Note: There are both undergraduate (6.803) and graduate (6.833) versions of this course.
Course Meeting Times
Lectures: 2 sessions / week, 1.5 hours / session
6.803/6.833 is designed to help you learn about progress toward the scientific goal of understanding human intelligence from a computational point of view. Thus, 6.803/6.833 complements 6.034, because 6.803/6.833 focuses on long-standing scientific questions, whereas 6.034 focuses on existing tools for building applications with reasoning and learning capability.
Why you should take 6.803/6.833
- You should take 6.803/6.833 if you want to learn about the enterprise of explaining intelligence from a computational point of view. When you have finished the subject, you will understand the powerful ideas behind an optimistic view of what will be discovered in the next decade.
- You should take 6.803/6.833 if you want to develop a foundation for making personal contributions toward reaching the goal of understanding intelligence. When you have finished the subject, you will know about intriguing ideas begging for extension.
- You should take 6.803/6.833 if you want to learn how to dig the salient ideas out of a research paper without distraction by minutiae. When you have finished the subject, you will have learned to identify big ideas and ignore detritus.
- You should take 6.803/6.833 if you want to learn to present complex ideas effectively, as if you were presenting a thesis, delivering a job talk, chatting with a high-ranking official at breakfast, or making a presentation to a potential customer or venture capitalist. When you have finished the subject, you will have learned about heuristics that will improve your ability to do all these.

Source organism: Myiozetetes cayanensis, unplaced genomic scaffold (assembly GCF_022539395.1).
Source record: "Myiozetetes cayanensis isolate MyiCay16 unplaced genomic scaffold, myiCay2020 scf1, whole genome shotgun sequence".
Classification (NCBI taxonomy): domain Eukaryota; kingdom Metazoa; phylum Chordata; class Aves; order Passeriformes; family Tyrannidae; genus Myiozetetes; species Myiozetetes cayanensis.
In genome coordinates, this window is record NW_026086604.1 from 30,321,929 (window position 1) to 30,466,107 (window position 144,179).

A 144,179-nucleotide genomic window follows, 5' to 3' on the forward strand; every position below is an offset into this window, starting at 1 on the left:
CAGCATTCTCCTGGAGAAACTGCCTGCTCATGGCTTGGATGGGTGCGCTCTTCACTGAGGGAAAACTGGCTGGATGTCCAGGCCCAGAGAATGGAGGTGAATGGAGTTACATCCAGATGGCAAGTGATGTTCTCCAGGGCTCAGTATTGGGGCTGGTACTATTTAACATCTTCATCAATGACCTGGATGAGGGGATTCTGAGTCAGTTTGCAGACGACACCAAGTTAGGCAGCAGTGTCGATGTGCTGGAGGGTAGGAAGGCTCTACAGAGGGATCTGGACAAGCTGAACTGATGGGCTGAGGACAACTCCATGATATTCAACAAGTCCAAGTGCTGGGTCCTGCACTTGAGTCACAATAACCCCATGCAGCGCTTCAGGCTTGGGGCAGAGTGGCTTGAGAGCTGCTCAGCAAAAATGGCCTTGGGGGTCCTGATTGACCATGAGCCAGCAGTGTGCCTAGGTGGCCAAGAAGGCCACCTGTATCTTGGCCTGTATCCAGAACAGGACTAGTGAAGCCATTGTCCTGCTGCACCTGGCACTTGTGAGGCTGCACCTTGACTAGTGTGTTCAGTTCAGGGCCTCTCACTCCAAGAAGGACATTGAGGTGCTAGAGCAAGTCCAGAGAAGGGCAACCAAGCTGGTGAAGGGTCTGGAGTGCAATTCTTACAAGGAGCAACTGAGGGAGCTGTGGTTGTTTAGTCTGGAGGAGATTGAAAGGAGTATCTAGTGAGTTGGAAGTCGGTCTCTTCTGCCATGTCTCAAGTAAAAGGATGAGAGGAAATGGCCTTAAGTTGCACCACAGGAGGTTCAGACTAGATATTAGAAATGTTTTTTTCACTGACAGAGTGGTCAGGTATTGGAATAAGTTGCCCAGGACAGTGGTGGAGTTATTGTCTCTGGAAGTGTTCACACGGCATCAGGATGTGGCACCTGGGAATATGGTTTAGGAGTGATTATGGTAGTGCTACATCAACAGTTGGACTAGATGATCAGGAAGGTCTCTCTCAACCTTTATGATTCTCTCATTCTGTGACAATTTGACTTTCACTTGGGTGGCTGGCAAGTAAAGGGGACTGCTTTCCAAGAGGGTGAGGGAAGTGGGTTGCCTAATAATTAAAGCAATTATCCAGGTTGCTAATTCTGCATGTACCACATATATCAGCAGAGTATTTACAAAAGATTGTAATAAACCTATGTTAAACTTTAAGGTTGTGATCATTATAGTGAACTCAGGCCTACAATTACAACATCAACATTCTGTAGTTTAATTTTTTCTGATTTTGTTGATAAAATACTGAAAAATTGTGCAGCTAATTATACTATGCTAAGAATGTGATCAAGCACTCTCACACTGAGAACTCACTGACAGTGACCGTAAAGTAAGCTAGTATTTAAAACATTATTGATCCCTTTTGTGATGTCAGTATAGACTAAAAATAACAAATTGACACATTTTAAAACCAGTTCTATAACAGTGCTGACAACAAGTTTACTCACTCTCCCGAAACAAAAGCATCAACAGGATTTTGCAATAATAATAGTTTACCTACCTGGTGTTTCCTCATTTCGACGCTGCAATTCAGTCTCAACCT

Why you should avoid 6.803/6.833
You should avoid 6.803/6.833 unless you can commit to on-time attendance and committed reading.
Because of the emphasis on reading and discussion, and the limitation on enrollment, regular attendance is obligatory, along with commitment to reading the papers. If you cannot picture yourself in class twice a week, you should not register, so as to make room for others who would otherwise be excluded because of the enrollment limitation. A corollary is that you probably should not register for 6.803/6.833 if you are taking five subjects or course equivalents, such as UROP. You definitely should not register you are involved in a startup or you are taking six or more subjects or subject equivalents.
You should avoid 6.803/6.833 if you are not interested in understanding human intelligence from a computational point of view.
Believing that both mind-stretching and near-miss learning are educationally useful, some of the papers I have selected are boring, stupid, or nearly unintelligible. One goal of the subject is to develop the skill of gleaning useful ideas from such papers, but if you have little or no interest in understanding human intelligence, you should not subject yourself to the necessary reading. For more detail on what you will need to read, have a look at the previous year's schedule.
You should avoid 6.803/6.833 if you already know everything you need to know about communication.